Posted October. 18, 2017 07:34,
Updated October. 18, 2017 08:21
Washington has officially called for negotiations for U.S.-Japan free trade agreement. According to Japanese news media outlets, including Kyodo News, U.S. Vice President Mike Pence expressed a "strong interest" in bilateral free trade agreement with Japan and practically requested opening of negotiations during the U.S.-Japan Economic Dialogue, which took place on Monday in Washington, between Japanese Deputy Prime Minister and Finance Minister Taro Aso and the vice president.
Citing a Japanese government official, the Nihon Keizai Shimbun reported that Pence referred to "a free and fair trading relationship between our two nations” and Aso explained the significance of the Trans-Pacific Partnership (TPP) at the meeting.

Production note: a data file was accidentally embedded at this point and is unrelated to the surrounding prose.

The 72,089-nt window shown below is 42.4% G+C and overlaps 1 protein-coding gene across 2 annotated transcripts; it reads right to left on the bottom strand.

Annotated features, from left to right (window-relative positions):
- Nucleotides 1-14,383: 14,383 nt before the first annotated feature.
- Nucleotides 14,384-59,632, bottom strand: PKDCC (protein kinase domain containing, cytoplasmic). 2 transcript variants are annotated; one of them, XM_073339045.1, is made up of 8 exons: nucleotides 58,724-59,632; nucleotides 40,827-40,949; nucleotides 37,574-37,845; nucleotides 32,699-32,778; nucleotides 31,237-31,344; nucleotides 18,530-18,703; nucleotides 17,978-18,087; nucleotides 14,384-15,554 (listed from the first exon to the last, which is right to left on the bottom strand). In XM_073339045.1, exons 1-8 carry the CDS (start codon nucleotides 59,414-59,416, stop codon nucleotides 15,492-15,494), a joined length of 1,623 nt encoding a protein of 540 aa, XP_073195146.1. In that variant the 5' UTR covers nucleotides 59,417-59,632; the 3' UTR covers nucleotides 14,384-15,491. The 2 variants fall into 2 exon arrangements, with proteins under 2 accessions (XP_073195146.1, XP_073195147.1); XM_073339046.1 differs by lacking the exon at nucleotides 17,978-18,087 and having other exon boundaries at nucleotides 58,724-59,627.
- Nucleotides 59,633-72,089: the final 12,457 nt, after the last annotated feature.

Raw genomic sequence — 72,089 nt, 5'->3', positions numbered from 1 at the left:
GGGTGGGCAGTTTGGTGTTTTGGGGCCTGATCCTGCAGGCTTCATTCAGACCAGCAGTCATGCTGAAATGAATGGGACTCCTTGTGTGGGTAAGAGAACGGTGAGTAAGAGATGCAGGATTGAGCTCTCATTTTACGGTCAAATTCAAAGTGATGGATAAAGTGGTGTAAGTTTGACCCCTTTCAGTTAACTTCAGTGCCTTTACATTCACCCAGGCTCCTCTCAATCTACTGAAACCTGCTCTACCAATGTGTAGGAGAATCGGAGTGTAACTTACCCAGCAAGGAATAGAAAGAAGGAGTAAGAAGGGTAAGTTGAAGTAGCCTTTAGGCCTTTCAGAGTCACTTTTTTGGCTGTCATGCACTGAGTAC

The joint press release issued after the dialogue, however, did not say anything regarding free trade agreement. Tokyo has been reluctant to sign a bilateral trade deal with Washington out of concerns that the United States may put pressure on Japan to open up more of the Japanese auto and agricultural markets. "There is a possibility that an issue of bilateral trade agreement may be put on the list of agendas when U.S. President Donald Trump makes his visit to Japan next month for a dialogue," the Japanese economic daily said.
Trump has been reiterating his administration's policy to maximize U.S. profits in bilateral framework rather than multilateral trade deals. He has been denouncing the 2016 trade deficit of 70 billion dollars to Japan since his inauguration.
In its attempt to appease Washington, Tokyo made a promise at the dialogue to lower its non-tariff barrier by cutting down the frequency of noise and exhaust gas inspections for automobiles with an annual import volume of 5,000 units or less, taking into account the fact that 70 percent of the U.S. trade deficit to Japan comes from the automobile sector.